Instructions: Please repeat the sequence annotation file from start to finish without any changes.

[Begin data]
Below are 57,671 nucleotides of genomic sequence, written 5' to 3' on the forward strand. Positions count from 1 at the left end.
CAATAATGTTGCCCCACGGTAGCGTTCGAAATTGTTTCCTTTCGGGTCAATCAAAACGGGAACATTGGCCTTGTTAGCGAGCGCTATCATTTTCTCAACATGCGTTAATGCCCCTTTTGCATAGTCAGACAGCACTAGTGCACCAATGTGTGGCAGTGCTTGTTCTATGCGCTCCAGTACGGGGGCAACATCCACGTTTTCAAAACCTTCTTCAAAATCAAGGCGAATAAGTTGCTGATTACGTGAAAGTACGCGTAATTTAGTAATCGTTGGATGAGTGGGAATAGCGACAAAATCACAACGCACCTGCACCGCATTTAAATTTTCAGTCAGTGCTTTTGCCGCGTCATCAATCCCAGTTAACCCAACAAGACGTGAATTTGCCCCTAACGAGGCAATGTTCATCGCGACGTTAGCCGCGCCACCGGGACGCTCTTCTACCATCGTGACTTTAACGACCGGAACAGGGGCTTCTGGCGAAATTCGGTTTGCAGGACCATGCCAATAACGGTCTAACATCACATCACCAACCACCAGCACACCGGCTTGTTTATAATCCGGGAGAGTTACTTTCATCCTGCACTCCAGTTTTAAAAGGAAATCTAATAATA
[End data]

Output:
Below are 57,671 nucleotides of genomic sequence, written 5' to 3' on the forward strand. Positions count from 1 at the left end.
CAATAATGTTGCCCCACGGTAGCGTTCGAAATTGTTTCCTTTCGGGTCAATCAAAACGGGAACATTGGCCTTGTTAGCGAGCGCTATCATTTTCTCAACATGCGTTAATGCCCCTTTTGCATAGTCAGACAGCACTAGTGCACCAATGTGTGGCAGTGCTTGTTCTATGCGCTCCAGTACGGGGGCAACATCCACGTTTTCAAAACCTTCTTCAAAATCAAGGCGAATAAGTTGCTGATTACGTGAAAGTACGCGTAATTTAGTAATCGTTGGATGAGTGGGAATAGCGACAAAATCACAACGCACCTGCACCGCATTTAAATTTTCAGTCAGTGCTTTTGCCGCGTCATCAATCCCAGTTAACCCAACAAGACGTGAATTTGCCCCTAACGAGGCAATGTTCATCGCGACGTTAGCCGCGCCACCGGGACGCTCTTCTACCATCGTGACTTTAACGACCGGAACAGGGGCTTCTGGCGAAATTCGGTTTGCAGGACCATGCCAATAACGGTCTAACATCACATCACCAACCACCAGCACACCGGCTTGTTTATAATCCGGGAGAGTTACTTTCATCCTGCACTCCAGTTTTAAAAGGAAATCTAATAATA